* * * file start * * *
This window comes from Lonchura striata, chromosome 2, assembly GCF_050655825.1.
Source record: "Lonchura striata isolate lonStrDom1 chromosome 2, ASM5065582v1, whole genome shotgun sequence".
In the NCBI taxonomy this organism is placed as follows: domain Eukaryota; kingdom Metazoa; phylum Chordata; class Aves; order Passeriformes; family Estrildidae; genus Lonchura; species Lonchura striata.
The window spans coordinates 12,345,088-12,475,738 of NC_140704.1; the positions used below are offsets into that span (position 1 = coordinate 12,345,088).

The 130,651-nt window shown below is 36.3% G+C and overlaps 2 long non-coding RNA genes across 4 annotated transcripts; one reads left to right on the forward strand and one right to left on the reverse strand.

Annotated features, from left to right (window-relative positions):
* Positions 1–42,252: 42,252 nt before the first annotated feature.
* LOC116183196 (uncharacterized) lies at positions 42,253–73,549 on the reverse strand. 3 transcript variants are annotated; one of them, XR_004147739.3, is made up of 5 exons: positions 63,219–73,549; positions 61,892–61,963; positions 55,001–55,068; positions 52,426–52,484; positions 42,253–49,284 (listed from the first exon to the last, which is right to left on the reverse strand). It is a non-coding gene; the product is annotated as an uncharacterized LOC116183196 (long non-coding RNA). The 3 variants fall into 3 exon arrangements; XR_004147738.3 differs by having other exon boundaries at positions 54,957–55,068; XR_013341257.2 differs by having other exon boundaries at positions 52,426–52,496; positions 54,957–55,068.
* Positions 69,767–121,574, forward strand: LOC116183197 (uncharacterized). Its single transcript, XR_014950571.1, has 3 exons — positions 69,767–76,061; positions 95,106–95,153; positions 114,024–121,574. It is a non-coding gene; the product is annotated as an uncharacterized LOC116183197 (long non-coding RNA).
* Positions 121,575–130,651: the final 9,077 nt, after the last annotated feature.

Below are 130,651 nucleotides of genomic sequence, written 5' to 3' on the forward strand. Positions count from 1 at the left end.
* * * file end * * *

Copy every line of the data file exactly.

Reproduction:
This window comes from Lonchura striata, chromosome 2, assembly GCF_050655825.1.
Source record: "Lonchura striata isolate lonStrDom1 chromosome 2, ASM5065582v1, whole genome shotgun sequence".
In the NCBI taxonomy this organism is placed as follows: domain Eukaryota; kingdom Metazoa; phylum Chordata; class Aves; order Passeriformes; family Estrildidae; genus Lonchura; species Lonchura striata.
The window spans coordinates 12,345,088-12,475,738 of NC_140704.1; the positions used below are offsets into that span (position 1 = coordinate 12,345,088).

The 130,651-nt window shown below is 36.3% G+C and overlaps 2 long non-coding RNA genes across 4 annotated transcripts; one reads left to right on the forward strand and one right to left on the reverse strand.

Annotated features, from left to right (window-relative positions):
* Positions 1–42,252: 42,252 nt before the first annotated feature.
* LOC116183196 (uncharacterized) lies at positions 42,253–73,549 on the reverse strand. 3 transcript variants are annotated; one of them, XR_004147739.3, is made up of 5 exons: positions 63,219–73,549; positions 61,892–61,963; positions 55,001–55,068; positions 52,426–52,484; positions 42,253–49,284 (listed from the first exon to the last, which is right to left on the reverse strand). It is a non-coding gene; the product is annotated as an uncharacterized LOC116183196 (long non-coding RNA). The 3 variants fall into 3 exon arrangements; XR_004147738.3 differs by having other exon boundaries at positions 54,957–55,068; XR_013341257.2 differs by having other exon boundaries at positions 52,426–52,496; positions 54,957–55,068.
* Positions 69,767–121,574, forward strand: LOC116183197 (uncharacterized). Its single transcript, XR_014950571.1, has 3 exons — positions 69,767–76,061; positions 95,106–95,153; positions 114,024–121,574. It is a non-coding gene; the product is annotated as an uncharacterized LOC116183197 (long non-coding RNA).
* Positions 121,575–130,651: the final 9,077 nt, after the last annotated feature.

Below are 130,651 nucleotides of genomic sequence, written 5' to 3' on the forward strand. Positions count from 1 at the left end.